There remained the second $100,000 certificate in the Helen Benz trust. In January of 1985, that entire sum was transferred from the Helen Benz trust to an already-existing second trust set up on behalf of both petitioner and respondent (the joint trust). The parties take divergent views as to why this transfer was made. They agree in November of 1984 one of Helen's sons came to them seeking aid in paying off some $8,000 in debts. Curtis initially objected to advancing Helen's son the money, believing it was a "cardinal rule" between them that if they gave one of their four children money, the others should also be given the same amount. One version of events was that Helen then offered to take the entire $100,000 out of her trust when the certificate matured in January, and to place it in the marital trust, if Curtis agreed to help her son out of his financial difficulties. Curtis acquiesced, withdrew $8,000 to pay the son's creditors, and the $100,000 was transferred into the joint trust two months later.

Helen related that Curtis kept "pestering" her to place the $100,000 in the marital trust. Helen stated she finally agreed to the transfer in order to keep peace in the family, as Curtis had become increasingly verbally abusive. She also recalled they discussed how any inheritance Curtis would receive from his father would similarly be placed into the marital trust if she transferred the $100,000. However, Helen testified it was never her intent to make a gift of the $100,000.

The trial court in its July 7, 1987, opinion agreed petitioner had rebutted the presumption of gift to the marital estate by her transfer of the entire $100,000 certificate of deposit to the joint trust. The court in reaching its determination relied on petitioner's lack of business acumen, her desire to placate her husband, and her dependence upon his judgment and advice as evidenced over the years. The court noted respondent had required petitioner to deposit more than was necessary in a joint account to pay off the income tax liability on the sale of the farm, but would not allow the difference which remained in a cash profit account to be used to retire the son's debts. Respondent also apparently conditioned his release of their joint funds for the son's benefit upon petitioner's promise to convert her certificate into the joint trust. Concluding respondent's control over petitioner's affairs "has been clearly demonstrated," the court declared the $100,000 certificate to be non-marital property belonging to the petitioner.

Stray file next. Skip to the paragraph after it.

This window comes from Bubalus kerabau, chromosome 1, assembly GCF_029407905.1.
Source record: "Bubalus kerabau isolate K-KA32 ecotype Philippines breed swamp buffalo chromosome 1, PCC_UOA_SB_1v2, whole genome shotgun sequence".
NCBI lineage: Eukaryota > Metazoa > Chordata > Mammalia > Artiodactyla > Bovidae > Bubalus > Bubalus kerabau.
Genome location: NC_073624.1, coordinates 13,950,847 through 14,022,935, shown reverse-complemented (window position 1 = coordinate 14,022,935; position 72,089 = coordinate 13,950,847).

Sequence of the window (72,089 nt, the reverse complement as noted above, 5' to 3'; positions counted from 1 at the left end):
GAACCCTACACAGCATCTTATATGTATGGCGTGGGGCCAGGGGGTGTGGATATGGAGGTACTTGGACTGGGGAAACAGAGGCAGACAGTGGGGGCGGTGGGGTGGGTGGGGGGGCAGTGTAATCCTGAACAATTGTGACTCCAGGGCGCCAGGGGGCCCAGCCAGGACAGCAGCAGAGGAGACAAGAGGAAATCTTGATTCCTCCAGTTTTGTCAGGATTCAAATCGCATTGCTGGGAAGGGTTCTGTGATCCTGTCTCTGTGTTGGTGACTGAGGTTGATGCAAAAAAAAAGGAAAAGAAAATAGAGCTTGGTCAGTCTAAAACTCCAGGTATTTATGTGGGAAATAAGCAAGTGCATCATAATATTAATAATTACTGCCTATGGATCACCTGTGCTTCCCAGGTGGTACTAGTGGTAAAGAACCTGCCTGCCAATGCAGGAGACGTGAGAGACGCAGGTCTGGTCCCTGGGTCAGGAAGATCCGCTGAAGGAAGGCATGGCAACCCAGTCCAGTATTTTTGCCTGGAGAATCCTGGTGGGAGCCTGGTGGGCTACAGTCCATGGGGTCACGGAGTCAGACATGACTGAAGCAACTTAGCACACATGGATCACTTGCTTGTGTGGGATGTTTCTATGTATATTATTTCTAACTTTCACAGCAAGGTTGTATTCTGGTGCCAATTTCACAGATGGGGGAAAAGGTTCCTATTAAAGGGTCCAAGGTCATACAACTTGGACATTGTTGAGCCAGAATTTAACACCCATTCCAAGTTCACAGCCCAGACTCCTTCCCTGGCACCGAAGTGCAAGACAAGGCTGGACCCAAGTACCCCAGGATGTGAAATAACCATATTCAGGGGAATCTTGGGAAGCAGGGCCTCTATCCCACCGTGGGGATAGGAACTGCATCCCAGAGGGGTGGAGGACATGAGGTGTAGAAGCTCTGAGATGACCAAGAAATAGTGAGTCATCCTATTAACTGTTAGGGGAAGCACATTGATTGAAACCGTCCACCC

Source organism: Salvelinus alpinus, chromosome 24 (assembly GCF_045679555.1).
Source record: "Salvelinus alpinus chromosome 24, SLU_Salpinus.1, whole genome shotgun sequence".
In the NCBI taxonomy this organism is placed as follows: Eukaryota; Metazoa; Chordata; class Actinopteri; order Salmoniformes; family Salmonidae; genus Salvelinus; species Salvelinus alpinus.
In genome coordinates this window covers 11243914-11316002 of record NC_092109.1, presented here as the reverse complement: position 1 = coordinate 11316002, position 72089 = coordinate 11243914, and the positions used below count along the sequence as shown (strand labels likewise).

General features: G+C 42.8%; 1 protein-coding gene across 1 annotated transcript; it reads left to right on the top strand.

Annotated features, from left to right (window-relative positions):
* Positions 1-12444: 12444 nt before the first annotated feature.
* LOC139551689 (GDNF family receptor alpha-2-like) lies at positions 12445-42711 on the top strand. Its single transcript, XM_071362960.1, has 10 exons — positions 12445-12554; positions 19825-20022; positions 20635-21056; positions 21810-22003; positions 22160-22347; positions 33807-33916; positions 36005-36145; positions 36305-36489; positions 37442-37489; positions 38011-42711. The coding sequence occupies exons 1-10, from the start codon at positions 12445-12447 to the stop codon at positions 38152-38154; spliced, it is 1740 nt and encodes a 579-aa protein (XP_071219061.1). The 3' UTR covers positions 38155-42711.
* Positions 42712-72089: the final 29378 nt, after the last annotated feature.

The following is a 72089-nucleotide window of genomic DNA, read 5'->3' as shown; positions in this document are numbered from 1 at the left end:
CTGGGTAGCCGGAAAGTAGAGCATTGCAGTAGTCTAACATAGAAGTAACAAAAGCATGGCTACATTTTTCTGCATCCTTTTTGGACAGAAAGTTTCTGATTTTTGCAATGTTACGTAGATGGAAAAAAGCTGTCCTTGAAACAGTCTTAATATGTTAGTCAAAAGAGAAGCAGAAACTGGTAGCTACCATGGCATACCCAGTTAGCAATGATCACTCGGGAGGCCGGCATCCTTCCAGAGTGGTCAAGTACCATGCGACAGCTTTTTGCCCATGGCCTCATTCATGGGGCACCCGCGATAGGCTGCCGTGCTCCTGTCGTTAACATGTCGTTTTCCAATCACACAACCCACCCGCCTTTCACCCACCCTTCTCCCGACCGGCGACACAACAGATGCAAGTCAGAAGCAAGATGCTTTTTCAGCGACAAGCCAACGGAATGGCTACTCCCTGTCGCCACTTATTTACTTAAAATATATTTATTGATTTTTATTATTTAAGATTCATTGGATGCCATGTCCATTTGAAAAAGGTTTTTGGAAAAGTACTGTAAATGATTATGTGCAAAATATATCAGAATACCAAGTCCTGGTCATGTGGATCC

Respondent disputes these findings, asserting the record clearly shows transmutation of the non-marital funds to the marital partnership, and a lack of evidence to refute the presumption that Helen intended to make a gift of those assets.

Section 503 of the Illinois Marriage and Dissolution of Marriage Act (Act) requires a court to classify property as either marital or nonmarital in order to assign or divide it upon a marriage dissolution. (Ill. Rev. Stat. 1985, ch. 40, par. 503.) As a general rule under the statute, property acquired by either spouse after the marriage, but prior to a judgment of dissolution, is presumed marital property regardless of how title is actually held. (Ill. Rev. Stat. 1985, ch. 40, par. 503(b); In re Marriage of Rogers (1981), 85 Ill. 2d 217, 422 N.E.2d 635.) This same section excepts certain property from the general rule, including "property acquired by gift, legacy or descent." (Ill. Rev. Stat. 1985, ch. 40, par. 503(a)(1).) That which is designated nonmarital property under the exceptions to section 503(a) may still, however, be presumptively transmuted to marital property by affirmative act of the contributing spouse. (In re Marriage of Smith (1981), 86 Ill. 2d 518, 427 N.E.2d 1239; In re Marriage of Cook (1983), 117 Ill. App. 3d 844, 453 N.E.2d 1357.) The principle of transmutation is based on the presumption that the owner of the non-marital property intended to make a gift of that property to the marital estate. (In re Marriage of Olson (1983), 96 Ill. 2d 432, 451 N.E.2d 825; see generally Feldman & Fleck, Taming Transmutation: A Guide to Illinois' New Rules on Property Classification & Division Upon Dissolution of Marriage, 72 Ill. B.J. 336 (1984).) The placing of non-marital property in joint tenancy or some other form of co-ownership with the other spouse will raise a presumption that a gift was made to the marital estate, and the property will become marital property. (Atkinson v. Atkinson (1981), 87 Ill. 2d 174, 429 N.E.2d 465, cert. denied (1982), 456 U.S. 905, 72 L. Ed. 2d 162, 102 S. Ct. 1751.) This presumption in dissolution proceedings may still be rebutted by the "'donor'" spouse with "clear, convincing and unmistakable evidence." In re Marriage of Rink (1985), 136 Ill. App. 3d 252, 257, 483 N.E.2d 316, 320; see also In re Marriage of Wojcicki (1982), 109 Ill. App. 3d 569, 573, 440 N.E.2d 1028, 1030.

Here the money distributed to Helen upon the sale of the family farm would fall within the gift, legacy or descent exception in section 503(a)(1). (Ill. Rev. Stat. 1985, ch. 40, par. 503(a)(1).) The $100,000 separately maintained in the Helen Benz trust retained that classification. However, as the trial court correctly noted, once the money was transferred to the joint trust, a presumption of transmutation and of gift to the marital estate arose which could only be rebutted by clear ...